Two years ago I was stranded in Skun en route to Kampong Cham.  Pushing my case along the main road, voices from a passing tuk tuk shouted “hello” before pulling over.  Full of people and luggage, they were amazingly traveling from Phnom Penh to Kampong Cham to visit their grandmother and offered to take me.  They squeezed me in Khmer-style and saved my skin.  I promised that I would always use Dad (the tuk tuk driver who I’ll call Sam,) whenever I was in Phnom Penh, and so Sam has become my regular guy in the city.  A quiet and unassuming guy with better English comprehension than we realise because he only uses it when we give him no choice, we recently went halves in the cost of replacing his torn tuk tuk upholstery.  Since then, with our regular custom, he has pimped his own tuk tuk somewhat, adding a plastic wire guard to reduce the chances of bag-snatchers and we now travel with Cambodian flags flying from the back seat.  Our conversations with Sam are always fun, particularly by telephone when we recite what we have to say before calling, always hopeful that his reply will be a simple “yes” or “no” because the minute any detailed information has to be shared, we’re lost!  He knows our regular routines – the family I visit on the outskirts of town every few weeks; the other family Theresa and I visit together near our office; Theresa’s weekly swim lessons; our occasional social hot spots; our various strange little ways.  It’s so much easier having someone who knows where we want to go and who we don’t have to negotiate with.

Around the same time that I was befriending Chom in Kampong Cham over three years ago now, I met Rav in Siem Reap who I have also become very fond of, along with his friend Seth and their wives and young families.  He impressed me when Kim and I were in need of assistance to communicate together the day I bought Kim’s wife a sewing machine.  Rav not only translated for us, but he drove us to the market, negotiated a decent price for the machine we wanted, guided me over the busy street, and was generally very kind and helpful.

Theresa and I currently have a Rav-Seth project underway with a group of Khmer graphic designers building a website to promote their tuk tuk services.  Siem Reap is a very touristic place with a focus on the temples of Angkor Wat stealing from the other attractions of the province.  Hundreds of tuk tuks vie against each other and low season means many days are spent with no income.  We are working on promoting attractions off-the-beaten-track for tourists interested in a more authentic experience of Siem Reap.  Plans are still underway but may include overnight stays in Seth’s floating village, where he grew up on a small boat which he says “sometimes had a roof but sometimes the roof would break and we didn’t always have enough money to make a new roof.  I like sleeping under the stars but it is too hot under the sun and so bad under the rain”.  Rav is from an equally impoverished background and we have been discussing the fact that sometimes tourists don’t want to see the temples and stay in fancy hotels; the chance to interact with locals, experience local knowledge and connections can be marketable assets which are as yet, untapped.  We hope that a website can increase their access to customers in what is an extremely challenging market.  If this website is successful then we plan to replicate the project for another tuk tuk in another resort town who we know and have been trying to help.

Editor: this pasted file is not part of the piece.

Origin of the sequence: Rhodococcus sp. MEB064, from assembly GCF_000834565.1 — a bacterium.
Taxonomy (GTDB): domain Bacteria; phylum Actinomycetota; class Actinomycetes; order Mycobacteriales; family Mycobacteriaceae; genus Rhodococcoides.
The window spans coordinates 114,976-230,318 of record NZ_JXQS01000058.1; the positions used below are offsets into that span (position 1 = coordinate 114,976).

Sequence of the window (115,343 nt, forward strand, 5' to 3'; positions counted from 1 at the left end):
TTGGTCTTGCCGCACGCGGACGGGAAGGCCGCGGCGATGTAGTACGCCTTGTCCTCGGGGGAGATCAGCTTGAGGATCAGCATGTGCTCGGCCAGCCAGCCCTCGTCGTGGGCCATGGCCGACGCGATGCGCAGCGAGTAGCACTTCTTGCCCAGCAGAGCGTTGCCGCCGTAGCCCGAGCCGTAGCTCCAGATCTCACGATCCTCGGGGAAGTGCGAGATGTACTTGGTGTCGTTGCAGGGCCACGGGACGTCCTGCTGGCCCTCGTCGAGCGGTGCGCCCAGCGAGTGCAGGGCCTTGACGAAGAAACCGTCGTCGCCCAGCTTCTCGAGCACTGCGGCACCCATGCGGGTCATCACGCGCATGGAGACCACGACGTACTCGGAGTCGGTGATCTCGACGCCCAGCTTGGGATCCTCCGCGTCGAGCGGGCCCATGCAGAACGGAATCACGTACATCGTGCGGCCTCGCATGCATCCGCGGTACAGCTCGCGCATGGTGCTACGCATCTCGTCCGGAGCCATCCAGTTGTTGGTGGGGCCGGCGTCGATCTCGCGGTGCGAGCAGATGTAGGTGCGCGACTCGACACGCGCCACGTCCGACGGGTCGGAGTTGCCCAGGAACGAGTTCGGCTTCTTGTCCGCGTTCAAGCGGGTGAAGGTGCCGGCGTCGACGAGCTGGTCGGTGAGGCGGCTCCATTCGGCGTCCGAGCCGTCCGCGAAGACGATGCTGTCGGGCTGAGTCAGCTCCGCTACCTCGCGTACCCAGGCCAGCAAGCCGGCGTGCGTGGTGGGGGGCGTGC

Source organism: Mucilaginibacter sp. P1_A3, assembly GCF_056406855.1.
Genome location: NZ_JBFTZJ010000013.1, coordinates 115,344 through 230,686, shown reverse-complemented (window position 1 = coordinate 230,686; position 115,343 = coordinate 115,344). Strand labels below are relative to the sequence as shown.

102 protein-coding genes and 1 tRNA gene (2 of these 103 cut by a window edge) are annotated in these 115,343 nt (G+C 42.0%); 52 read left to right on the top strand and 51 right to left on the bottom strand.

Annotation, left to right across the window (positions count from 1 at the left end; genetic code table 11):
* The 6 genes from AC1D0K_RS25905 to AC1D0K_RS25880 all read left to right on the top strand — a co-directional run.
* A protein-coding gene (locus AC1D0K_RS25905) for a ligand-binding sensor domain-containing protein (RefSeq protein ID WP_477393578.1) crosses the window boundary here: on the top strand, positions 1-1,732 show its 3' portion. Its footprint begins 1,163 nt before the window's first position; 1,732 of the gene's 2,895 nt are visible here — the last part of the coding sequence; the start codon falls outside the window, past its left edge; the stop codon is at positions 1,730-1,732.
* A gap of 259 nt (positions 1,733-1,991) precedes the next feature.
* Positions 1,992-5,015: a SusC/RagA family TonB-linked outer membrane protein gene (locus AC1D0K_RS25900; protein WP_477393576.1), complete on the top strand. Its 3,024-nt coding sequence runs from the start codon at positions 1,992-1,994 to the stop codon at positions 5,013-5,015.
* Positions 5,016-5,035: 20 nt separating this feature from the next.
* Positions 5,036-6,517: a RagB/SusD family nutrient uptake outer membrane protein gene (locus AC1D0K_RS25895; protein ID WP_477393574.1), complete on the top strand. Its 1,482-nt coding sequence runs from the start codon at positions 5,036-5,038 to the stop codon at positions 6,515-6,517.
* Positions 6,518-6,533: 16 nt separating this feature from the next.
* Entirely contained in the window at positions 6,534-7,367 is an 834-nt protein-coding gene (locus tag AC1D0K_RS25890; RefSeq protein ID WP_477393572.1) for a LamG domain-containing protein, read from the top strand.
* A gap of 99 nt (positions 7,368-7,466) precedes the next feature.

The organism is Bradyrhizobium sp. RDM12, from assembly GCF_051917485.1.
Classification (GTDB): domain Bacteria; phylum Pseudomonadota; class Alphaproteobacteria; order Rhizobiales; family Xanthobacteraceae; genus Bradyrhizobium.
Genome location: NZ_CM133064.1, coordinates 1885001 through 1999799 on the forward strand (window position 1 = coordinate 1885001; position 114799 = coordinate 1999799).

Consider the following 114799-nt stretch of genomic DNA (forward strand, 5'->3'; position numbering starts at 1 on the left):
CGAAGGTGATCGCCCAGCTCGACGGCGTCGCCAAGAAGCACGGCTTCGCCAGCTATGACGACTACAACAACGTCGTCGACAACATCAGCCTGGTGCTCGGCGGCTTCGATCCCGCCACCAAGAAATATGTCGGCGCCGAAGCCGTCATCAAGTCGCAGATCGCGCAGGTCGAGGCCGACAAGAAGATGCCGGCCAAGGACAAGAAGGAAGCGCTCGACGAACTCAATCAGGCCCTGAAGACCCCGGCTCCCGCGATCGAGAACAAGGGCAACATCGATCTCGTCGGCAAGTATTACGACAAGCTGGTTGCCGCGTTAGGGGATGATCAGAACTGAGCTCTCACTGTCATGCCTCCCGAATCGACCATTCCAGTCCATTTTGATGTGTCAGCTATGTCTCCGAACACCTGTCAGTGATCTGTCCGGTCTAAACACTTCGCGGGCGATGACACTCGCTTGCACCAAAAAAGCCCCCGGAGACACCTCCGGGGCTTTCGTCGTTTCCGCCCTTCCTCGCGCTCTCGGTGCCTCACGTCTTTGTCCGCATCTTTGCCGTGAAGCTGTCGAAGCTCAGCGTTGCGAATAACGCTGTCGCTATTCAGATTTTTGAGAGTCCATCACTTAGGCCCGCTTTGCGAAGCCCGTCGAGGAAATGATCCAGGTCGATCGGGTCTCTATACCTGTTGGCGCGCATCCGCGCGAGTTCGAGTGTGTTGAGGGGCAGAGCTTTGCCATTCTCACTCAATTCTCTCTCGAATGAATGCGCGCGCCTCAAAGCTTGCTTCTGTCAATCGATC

Meanwhile you could say that, as with anything, poverty is always relative.  It’s impossible to help everyone and important to remember this when you live in a place such as Cambodia where at every turn you see another level of poverty.  Waiting at the intersection yesterday, in the ricketty tuk tuk which wouldn’t kick start, an elderly man rested on his decrepit cyclo which Theresa suggested for emphasis, “was built by the Russians”.  A few hours later, waiting for friends near the corner I wondered at the story of the many small children working the busy streets to collect recyclable rubbish or sell fruit from plates atop their little heads.

Rav’s family often say to me that they feel lucky to know me, because of the little things I’ve been able to do at no sacrifice to myself, for them.  A conversation with his sister yesterday went along these lines: “you help us so much”, no I only help you a very little “no, it is little for you but it is big for us”.  Rav recently said “there are 15 million people in Cambodia, so it is amazing that I could be the one who met you”.  I reminded him that he met me because he was helping Kim, so any gratitude he has for his so-called good fortune ought to be for his own willingness to help someone in need.

Do good and good will come


Standing On The Outside, Looking In